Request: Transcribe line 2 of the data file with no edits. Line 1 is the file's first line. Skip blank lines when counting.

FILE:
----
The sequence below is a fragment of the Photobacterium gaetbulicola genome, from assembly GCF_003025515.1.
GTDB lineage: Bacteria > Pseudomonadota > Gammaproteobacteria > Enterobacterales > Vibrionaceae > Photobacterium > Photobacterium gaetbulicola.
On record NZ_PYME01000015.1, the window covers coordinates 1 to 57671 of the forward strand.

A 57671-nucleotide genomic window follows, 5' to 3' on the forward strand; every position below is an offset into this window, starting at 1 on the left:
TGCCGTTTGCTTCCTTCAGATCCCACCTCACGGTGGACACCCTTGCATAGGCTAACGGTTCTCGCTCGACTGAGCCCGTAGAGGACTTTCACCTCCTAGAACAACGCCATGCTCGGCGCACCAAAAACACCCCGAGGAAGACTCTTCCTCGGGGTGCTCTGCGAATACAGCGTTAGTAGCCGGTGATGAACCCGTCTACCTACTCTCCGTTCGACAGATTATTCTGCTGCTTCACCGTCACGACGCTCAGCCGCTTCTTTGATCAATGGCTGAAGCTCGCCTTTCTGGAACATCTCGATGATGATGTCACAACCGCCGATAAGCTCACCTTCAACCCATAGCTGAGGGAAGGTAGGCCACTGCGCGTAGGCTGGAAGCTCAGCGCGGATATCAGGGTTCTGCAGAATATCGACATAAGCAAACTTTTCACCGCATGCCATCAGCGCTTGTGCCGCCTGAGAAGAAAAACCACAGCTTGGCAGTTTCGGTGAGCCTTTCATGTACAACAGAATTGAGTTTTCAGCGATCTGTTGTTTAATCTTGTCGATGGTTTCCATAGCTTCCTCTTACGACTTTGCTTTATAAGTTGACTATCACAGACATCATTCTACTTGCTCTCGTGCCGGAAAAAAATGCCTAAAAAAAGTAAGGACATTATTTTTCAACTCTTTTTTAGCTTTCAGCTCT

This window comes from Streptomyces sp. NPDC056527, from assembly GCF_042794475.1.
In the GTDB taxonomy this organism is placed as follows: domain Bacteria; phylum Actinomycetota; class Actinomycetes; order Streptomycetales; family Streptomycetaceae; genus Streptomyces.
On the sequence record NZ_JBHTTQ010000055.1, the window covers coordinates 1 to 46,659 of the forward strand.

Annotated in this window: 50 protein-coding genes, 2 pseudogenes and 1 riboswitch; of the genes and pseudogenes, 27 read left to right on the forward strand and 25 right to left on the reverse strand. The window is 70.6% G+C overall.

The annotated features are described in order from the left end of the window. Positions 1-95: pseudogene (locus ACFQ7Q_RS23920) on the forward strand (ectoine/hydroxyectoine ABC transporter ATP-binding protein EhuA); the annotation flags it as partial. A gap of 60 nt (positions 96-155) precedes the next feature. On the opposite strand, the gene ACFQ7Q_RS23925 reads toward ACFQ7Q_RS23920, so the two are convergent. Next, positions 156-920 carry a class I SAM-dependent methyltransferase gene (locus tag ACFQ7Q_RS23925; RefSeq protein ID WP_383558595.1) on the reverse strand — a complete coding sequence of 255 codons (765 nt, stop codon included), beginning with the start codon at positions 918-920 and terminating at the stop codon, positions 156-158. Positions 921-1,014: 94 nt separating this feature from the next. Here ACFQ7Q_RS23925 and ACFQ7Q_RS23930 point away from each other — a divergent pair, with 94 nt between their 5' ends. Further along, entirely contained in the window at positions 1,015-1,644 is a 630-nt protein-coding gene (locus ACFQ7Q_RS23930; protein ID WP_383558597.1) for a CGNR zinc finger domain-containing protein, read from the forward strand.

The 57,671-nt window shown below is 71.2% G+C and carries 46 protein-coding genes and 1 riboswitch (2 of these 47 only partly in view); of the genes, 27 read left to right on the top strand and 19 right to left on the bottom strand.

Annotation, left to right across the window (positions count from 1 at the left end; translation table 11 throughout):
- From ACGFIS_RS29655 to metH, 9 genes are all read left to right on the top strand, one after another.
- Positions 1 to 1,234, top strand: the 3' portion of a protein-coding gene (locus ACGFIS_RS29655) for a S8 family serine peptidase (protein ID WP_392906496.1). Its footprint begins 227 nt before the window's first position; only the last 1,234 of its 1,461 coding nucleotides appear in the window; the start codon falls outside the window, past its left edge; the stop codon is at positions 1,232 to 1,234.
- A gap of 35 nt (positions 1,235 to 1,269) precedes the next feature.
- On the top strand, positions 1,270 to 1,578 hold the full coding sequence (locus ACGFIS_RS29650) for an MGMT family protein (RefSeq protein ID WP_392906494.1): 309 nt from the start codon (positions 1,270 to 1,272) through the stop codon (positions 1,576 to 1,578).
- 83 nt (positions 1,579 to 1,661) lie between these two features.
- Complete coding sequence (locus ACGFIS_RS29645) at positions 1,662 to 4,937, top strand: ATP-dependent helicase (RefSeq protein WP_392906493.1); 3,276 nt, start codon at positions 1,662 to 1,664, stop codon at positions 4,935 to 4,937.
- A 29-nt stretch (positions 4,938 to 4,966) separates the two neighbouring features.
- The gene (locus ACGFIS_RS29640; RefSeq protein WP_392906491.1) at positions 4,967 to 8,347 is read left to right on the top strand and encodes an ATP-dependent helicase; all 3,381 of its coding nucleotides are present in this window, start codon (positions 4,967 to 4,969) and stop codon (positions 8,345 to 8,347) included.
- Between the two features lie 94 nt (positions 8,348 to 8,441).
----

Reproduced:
GTDB lineage: Bacteria > Pseudomonadota > Gammaproteobacteria > Enterobacterales > Vibrionaceae > Photobacterium > Photobacterium gaetbulicola.